Secondly, studies have to date mostly concentrated on the direct key antecedentsand outcomes of goal orientations. Scholars have recently called for new studies onselling that examine alternative types of relationship, including mediation andmoderation, for a better understanding of the interrelations between selling behaviorsand the mechanisms how they affect performance (see Plouffe, Hulland and Wachner2009). As goal orientations concern the mental framework that individuals use tointerpret and respond to achievement situations (Dweck and Legett, 1988) and relateclosely to learning, it is likely that they can affect selling behaviors not only directly butalso through interaction, for example by helping salespeople adapt their selling stylemore effectively. Ignoring these potential indirect effects can lead to underestimation ofvarious goal orientations’ role in selling performance indicating the need to study thetopic more closely. Further, prior studies have found only little evidence of moderatorsof adaptive selling this far underlining the relevance of the taken perspective (seeFranke and Park, 2006).

This study seeks to fill the identified gaps in research on selling goal orientation bycreating new understanding of nexus between relationship selling and salesman performance in the Nigerian service industry with particular emphasis on the banking sector.

1.2       Statement of the Problem

Salespersons are widely considered as a dynamic power in the business world and their efforts has a direct effect on the various and different activities of organizations. They introduce the products of organizations to their customers. In the opinion of customers, the salespersons are representatives of the organization. The survival of service firms like banks depends on their interaction with the environment. Providing high quality service and rely solely on expertise is not enough in the banking industry, especially in the highly competitive country where the banking services abound. It is very difficult for bank marketers to use the service knowledge, as the only weapon (Wong et al, 2008). Customer satisfaction and adaptive selling behaviors are very important variables relating to banking services affecting the salespersons' performance directly or through customer orientation (Singh, 2012). Banks are to provide good services for their clients and this effort is summarized in the performance of their salesperson. The more competitive and uncertain the environment is, the more the importance of investigating the salespersons' performance and its improvement will be (Keillor and Parker, 2000). Therefore, this study is to investigate the factors affecting the performance of salespersons. According to previous studies, the salespersons' performance is a function of job satisfaction, adaptive selling behaviors, customer orientation and service history (Kotler and Keller, 2006; Singh and Das, 2013). Some studies have examined the impact of job satisfaction, customer orientation and adaptive selling behaviors on sales performance (Frank and Park, 2006; Bloes, 2001; O'Hara et al, 1991), but few studies have examined the impact of selling experience (O'Hara et al, 1991; Siguaw and Honeycutt, 1995; Singh and Das, 2013). The purpose of this study is to fill this gap in the literature of relationship selling and salesman performance and by extension to investigate the moderating role of selling experience and job commitment on these relationships. By investigating the effect of selling experience on these relationships, we can get to some clues about the relationship between sales performance and key affecting factors that provides useful implications for managing and improving the performance of salespersons.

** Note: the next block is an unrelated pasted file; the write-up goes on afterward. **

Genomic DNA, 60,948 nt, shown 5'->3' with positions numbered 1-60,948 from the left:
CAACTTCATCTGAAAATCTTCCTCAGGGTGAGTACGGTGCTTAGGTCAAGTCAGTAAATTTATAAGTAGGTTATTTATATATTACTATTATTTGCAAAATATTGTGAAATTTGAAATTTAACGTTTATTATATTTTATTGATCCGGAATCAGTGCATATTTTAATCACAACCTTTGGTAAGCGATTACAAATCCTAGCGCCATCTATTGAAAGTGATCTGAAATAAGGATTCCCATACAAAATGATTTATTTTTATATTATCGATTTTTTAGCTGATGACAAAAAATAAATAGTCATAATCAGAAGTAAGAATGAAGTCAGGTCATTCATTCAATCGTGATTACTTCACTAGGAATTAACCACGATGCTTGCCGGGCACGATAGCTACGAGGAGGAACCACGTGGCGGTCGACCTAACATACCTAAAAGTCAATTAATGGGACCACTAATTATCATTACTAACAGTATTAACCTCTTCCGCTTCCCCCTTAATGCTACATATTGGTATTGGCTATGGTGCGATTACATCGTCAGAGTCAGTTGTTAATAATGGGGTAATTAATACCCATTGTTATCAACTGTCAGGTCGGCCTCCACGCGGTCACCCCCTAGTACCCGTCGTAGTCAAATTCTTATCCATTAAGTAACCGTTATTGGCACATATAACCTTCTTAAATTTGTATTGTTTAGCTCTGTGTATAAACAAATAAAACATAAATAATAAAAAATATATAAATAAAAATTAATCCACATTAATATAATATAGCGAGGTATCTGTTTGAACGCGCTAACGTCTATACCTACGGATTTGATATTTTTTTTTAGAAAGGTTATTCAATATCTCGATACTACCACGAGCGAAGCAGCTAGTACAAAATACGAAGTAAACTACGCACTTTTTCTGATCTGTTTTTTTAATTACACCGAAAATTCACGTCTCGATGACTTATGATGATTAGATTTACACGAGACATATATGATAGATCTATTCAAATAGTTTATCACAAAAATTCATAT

1.3       Objectives of the Study

The general objective of this research is to understudy the nexus between relationship selling and salesman performance in service industry in the Nigerian economy:

a)         To understand the practice of relationship selling and effects on sales performance in the Nigerian banking industry.

b)         To show the effect of relationship selling on clients retention in the industry.

c)         To understand the peculiarities of banking sector in usage and strategizing with relationship selling

d)         To evaluate the moderating role played by sales experience in linking relationship selling and sales performance in the Nigerian banking industry.